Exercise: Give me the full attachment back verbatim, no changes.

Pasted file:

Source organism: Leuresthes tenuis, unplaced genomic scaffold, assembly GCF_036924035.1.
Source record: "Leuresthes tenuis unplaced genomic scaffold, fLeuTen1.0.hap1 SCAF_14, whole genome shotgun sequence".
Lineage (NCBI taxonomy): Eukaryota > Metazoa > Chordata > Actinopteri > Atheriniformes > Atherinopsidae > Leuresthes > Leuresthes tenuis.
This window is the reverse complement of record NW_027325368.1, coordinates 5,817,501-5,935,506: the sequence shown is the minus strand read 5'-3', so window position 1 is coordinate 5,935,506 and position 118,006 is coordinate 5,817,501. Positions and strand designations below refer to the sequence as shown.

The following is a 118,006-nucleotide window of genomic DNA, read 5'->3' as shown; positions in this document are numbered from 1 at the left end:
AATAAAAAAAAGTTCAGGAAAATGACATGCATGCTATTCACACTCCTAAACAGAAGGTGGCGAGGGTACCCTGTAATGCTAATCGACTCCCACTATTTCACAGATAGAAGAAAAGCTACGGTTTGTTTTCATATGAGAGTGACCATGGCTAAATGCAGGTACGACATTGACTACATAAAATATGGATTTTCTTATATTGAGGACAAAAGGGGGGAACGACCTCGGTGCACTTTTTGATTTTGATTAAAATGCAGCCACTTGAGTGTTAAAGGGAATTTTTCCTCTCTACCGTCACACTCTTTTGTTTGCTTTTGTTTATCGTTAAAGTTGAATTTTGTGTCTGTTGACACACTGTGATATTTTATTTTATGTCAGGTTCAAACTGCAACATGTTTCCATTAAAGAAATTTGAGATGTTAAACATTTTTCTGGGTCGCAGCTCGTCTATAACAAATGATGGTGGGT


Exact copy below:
Source organism: Leuresthes tenuis, unplaced genomic scaffold, assembly GCF_036924035.1.
Source record: "Leuresthes tenuis unplaced genomic scaffold, fLeuTen1.0.hap1 SCAF_14, whole genome shotgun sequence".
Lineage (NCBI taxonomy): Eukaryota > Metazoa > Chordata > Actinopteri > Atheriniformes > Atherinopsidae > Leuresthes > Leuresthes tenuis.
This window is the reverse complement of record NW_027325368.1, coordinates 5,817,501-5,935,506: the sequence shown is the minus strand read 5'-3', so window position 1 is coordinate 5,935,506 and position 118,006 is coordinate 5,817,501. Positions and strand designations below refer to the sequence as shown.

The following is a 118,006-nucleotide window of genomic DNA, read 5'->3' as shown; positions in this document are numbered from 1 at the left end:
AATAAAAAAAAGTTCAGGAAAATGACATGCATGCTATTCACACTCCTAAACAGAAGGTGGCGAGGGTACCCTGTAATGCTAATCGACTCCCACTATTTCACAGATAGAAGAAAAGCTACGGTTTGTTTTCATATGAGAGTGACCATGGCTAAATGCAGGTACGACATTGACTACATAAAATATGGATTTTCTTATATTGAGGACAAAAGGGGGGAACGACCTCGGTGCACTTTTTGATTTTGATTAAAATGCAGCCACTTGAGTGTTAAAGGGAATTTTTCCTCTCTACCGTCACACTCTTTTGTTTGCTTTTGTTTATCGTTAAAGTTGAATTTTGTGTCTGTTGACACACTGTGATATTTTATTTTATGTCAGGTTCAAACTGCAACATGTTTCCATTAAAGAAATTTGAGATGTTAAACATTTTTCTGGGTCGCAGCTCGTCTATAACAAATGATGGTGGGT